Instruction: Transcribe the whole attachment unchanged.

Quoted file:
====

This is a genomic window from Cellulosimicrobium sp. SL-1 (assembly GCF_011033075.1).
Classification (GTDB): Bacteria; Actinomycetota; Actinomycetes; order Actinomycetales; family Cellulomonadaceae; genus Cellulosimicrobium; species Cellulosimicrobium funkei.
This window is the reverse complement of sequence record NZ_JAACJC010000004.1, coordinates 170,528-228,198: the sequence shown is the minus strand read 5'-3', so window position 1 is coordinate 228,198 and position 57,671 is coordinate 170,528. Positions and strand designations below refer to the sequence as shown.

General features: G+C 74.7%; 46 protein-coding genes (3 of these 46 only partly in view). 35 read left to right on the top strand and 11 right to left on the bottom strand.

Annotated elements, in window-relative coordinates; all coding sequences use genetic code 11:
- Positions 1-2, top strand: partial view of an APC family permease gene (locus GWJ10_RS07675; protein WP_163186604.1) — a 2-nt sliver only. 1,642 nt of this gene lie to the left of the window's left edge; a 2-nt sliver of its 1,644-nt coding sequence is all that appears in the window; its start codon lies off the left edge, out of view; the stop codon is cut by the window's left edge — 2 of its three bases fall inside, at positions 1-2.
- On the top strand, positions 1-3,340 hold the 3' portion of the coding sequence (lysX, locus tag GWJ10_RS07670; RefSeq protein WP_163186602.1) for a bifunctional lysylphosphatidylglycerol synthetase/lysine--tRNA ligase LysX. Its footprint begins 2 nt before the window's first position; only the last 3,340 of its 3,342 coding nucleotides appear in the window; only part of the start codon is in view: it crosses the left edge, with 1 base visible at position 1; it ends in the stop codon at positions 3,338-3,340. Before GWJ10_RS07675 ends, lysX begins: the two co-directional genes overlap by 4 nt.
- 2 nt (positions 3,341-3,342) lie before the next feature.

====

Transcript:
This is a genomic window from Cellulosimicrobium sp. SL-1 (assembly GCF_011033075.1).
Classification (GTDB): Bacteria; Actinomycetota; Actinomycetes; order Actinomycetales; family Cellulomonadaceae; genus Cellulosimicrobium; species Cellulosimicrobium funkei.
This window is the reverse complement of sequence record NZ_JAACJC010000004.1, coordinates 170,528-228,198: the sequence shown is the minus strand read 5'-3', so window position 1 is coordinate 228,198 and position 57,671 is coordinate 170,528. Positions and strand designations below refer to the sequence as shown.

General features: G+C 74.7%; 46 protein-coding genes (3 of these 46 only partly in view). 35 read left to right on the top strand and 11 right to left on the bottom strand.

Annotated elements, in window-relative coordinates; all coding sequences use genetic code 11:
- Positions 1-2, top strand: partial view of an APC family permease gene (locus GWJ10_RS07675; protein WP_163186604.1) — a 2-nt sliver only. 1,642 nt of this gene lie to the left of the window's left edge; a 2-nt sliver of its 1,644-nt coding sequence is all that appears in the window; its start codon lies off the left edge, out of view; the stop codon is cut by the window's left edge — 2 of its three bases fall inside, at positions 1-2.
- On the top strand, positions 1-3,340 hold the 3' portion of the coding sequence (lysX, locus tag GWJ10_RS07670; RefSeq protein WP_163186602.1) for a bifunctional lysylphosphatidylglycerol synthetase/lysine--tRNA ligase LysX. Its footprint begins 2 nt before the window's first position; only the last 3,340 of its 3,342 coding nucleotides appear in the window; only part of the start codon is in view: it crosses the left edge, with 1 base visible at position 1; it ends in the stop codon at positions 3,338-3,340. Before GWJ10_RS07675 ends, lysX begins: the two co-directional genes overlap by 4 nt.
- 2 nt (positions 3,341-3,342) lie before the next feature.